In June, I invested my money equally in a selection of 10 high-yield dividend stocks. Those names offer triple the yield of the average S&P 500 stock. You can read all the details here. Now let’s check out the results so far.
Philip Morris International
|Plum Creek Timber||$38.42||26||$34.31||$892.06||(10.7%)|
Brookfield Infrastructure Partners
|Investment in SPY (including dividends)||(9.0%)|
|Relative Performance (percentage points)||4.0|
Source: S&P Capital IQ, as of Nov. 23.
The portfolio moved further into the red this past week, but the S&P moved down much harder as the euro crisis takes center stage. We upped our outperformance from 2.2 percentage points last week to 4.0 points this week. And even if our capital goes down in the interim, we'll still see dividends while we wait. We have six stocks outperforming the index.
But that fits what I’ve been saying all along: We'll have better downside protection and continued income but also less upside volatility, meaning we're likely to underperform any big market rallies. But we're still pumping out those dividends whichever way the market goes.
As I mentioned last week, because of the Fool's trading restrictions, I have yet to add to my Annaly position. And I've decided to up my reinvestment in Annaly to $170. While not all the news has been good from the mortgage REIT sector, Annaly still looks poised to pump out solid dividends.
Dividends and other announcements
Going into the holiday season, the news has been pretty light:
- Philip Morris International is suing the Australian government over its plan to remove logos from cigarette packaging. The law requires a plain olive drab packaging, and packs will also have warnings and graphic images showing the results of long-term smoking. The law also arrives with a 25% tax increase on smokes. My Foolish colleague Austin Smith breaks it down more here.
- Seaspan distributed $0.1875 per share on Nov. 23, just in time for Thanksgiving and Black Friday.
- Vodafone announced a special dividend of 4 pence on top of its 3.05 pence interim payout. The stock traded ex-div on Nov. 16, and the money will be paid out on Feb. 3. In dollars, the total payout comes to about $1.12 per U.S. share at current exchange rates.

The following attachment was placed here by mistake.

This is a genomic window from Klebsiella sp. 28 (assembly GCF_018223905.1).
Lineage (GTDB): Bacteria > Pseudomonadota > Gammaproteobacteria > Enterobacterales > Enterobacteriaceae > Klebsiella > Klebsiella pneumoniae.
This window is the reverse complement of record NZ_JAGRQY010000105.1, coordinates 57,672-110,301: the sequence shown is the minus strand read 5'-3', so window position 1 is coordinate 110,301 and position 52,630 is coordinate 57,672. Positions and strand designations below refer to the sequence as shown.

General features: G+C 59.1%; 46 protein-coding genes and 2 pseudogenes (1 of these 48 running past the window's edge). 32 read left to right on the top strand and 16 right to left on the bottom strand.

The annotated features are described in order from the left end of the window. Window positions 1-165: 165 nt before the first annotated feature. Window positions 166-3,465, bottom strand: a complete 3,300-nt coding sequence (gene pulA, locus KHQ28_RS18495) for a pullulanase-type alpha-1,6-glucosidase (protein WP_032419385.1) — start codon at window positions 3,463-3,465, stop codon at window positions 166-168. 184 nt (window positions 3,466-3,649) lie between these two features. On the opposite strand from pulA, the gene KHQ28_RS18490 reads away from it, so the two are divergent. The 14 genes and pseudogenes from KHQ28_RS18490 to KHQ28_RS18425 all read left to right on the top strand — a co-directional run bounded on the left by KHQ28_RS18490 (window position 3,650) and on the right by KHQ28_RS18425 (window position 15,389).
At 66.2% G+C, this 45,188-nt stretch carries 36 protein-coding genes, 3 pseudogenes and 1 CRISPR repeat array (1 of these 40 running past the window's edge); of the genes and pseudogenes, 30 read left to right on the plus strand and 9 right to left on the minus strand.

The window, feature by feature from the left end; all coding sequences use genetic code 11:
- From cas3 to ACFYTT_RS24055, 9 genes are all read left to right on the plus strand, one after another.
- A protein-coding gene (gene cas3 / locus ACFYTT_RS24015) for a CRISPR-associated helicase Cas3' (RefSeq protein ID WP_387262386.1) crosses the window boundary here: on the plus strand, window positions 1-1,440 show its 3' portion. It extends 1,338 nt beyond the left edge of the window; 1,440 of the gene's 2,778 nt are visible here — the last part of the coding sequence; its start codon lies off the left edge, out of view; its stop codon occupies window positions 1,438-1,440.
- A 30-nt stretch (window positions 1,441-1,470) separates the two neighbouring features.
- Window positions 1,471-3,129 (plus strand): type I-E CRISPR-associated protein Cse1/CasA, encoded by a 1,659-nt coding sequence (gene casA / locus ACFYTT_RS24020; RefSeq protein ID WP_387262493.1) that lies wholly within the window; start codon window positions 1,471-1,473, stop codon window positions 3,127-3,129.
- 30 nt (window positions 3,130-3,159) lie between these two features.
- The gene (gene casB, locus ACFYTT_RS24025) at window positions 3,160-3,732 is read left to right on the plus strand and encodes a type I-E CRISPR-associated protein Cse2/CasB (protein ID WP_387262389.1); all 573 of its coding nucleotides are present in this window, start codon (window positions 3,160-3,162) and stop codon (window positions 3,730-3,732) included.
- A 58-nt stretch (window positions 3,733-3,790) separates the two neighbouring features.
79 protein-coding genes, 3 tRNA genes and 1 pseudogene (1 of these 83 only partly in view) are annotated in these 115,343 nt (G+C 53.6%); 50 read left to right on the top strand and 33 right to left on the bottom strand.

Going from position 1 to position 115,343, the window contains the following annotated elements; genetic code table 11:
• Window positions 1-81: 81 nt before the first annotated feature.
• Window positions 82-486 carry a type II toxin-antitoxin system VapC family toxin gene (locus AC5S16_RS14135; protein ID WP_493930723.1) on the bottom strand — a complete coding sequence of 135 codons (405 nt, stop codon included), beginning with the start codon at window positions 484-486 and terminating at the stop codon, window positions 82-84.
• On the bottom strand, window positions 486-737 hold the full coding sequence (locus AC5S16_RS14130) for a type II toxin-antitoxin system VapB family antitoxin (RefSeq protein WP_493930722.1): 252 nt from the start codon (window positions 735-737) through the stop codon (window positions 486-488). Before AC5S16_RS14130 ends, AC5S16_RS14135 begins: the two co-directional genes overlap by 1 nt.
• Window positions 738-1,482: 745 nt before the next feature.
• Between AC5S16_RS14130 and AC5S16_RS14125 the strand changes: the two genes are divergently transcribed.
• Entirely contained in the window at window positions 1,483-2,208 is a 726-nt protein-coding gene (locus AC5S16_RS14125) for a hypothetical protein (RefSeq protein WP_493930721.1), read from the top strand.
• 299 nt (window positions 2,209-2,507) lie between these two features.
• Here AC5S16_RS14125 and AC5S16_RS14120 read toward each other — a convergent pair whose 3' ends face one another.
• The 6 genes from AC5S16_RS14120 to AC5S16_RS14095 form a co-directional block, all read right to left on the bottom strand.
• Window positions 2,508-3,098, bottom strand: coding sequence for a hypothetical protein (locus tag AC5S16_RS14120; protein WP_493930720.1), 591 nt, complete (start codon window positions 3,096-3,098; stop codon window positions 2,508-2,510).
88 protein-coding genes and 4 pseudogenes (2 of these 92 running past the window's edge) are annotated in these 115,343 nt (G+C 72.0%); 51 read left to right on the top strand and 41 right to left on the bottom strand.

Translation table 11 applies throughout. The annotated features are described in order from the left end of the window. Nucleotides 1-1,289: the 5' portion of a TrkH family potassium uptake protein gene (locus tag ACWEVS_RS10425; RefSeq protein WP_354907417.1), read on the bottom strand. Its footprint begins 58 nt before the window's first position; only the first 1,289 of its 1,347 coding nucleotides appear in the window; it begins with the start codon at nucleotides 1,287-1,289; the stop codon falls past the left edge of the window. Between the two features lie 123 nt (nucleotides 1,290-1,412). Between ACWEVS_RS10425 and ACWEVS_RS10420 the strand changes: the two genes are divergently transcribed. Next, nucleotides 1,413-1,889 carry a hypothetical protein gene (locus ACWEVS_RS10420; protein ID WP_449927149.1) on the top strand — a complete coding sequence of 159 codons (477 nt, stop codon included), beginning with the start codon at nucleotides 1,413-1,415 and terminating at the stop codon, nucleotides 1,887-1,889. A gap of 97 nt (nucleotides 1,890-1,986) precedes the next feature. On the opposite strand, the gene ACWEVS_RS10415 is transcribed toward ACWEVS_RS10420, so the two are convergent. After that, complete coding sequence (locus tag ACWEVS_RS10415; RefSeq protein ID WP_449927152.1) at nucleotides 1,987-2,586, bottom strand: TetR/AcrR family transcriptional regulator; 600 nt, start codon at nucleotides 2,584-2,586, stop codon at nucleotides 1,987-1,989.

- Southern Co. went ex-div on Nov. 7 and distributes $0.4725 per share on Dec. 6.
- Exelon went ex-div on Nov. 15 and pays out $0.525 per share on Dec. 9.
- Plum Creek went ex-div on Nov. 10 and yields $0.42 per share on Nov. 30.
All that, of course, means more money coming into our pockets shortly.
It's fun to sit back and get paid, and with the market volatility, we might have a good chance to reinvest those dividends at good prices. Europe continues to be an absolute mess, and continued bad news will likely have stocks plunging again, and if they do, I'll be inclined to pick up more shares.
Foolish bottom line
I've been a fan of big dividends for a while, and I think this portfolio will outperform the market over time through the power of dividends. As I promised in the original article, I'll be holding these stocks for at least a year and will continue to track the portfolio over the course of the year, including news on these companies.
If you like dividends, consider the 10 tickers above along with the 11 names from a brand new free report from Motley Fool's expert analysts called "Secure Your Future With 11 Rock-Solid Dividend Stocks." Today I invite you to download it at no cost to you. To get instant access to the names of these 11 high yielders, simply click here -- it's free.
Jim Royal, Ph.D., owns shares of the 10 portfolio stocks mentioned in the table. The Motley Fool owns shares of Seaspan, Brookfield Infrastructure, Annaly, Plum Creek, and Philip Morris. The Fool owns shares of and has created a covered strangle position on Plum Creek. Motley Fool newsletter services have recommended buying shares of Exelon, National Grid, Philip Morris, Vodafone, Southern, and Brookfield Infrastructure; creating a write covered straddle position in Seaspan; and creating a write covered strangle position in Exelon. Try any of our Foolish newsletter services free for 30 days. We Fools may not all hold the same opinions, but we all believe that considering a diverse range of insights makes us better investors. The Motley Fool has a disclosure policy.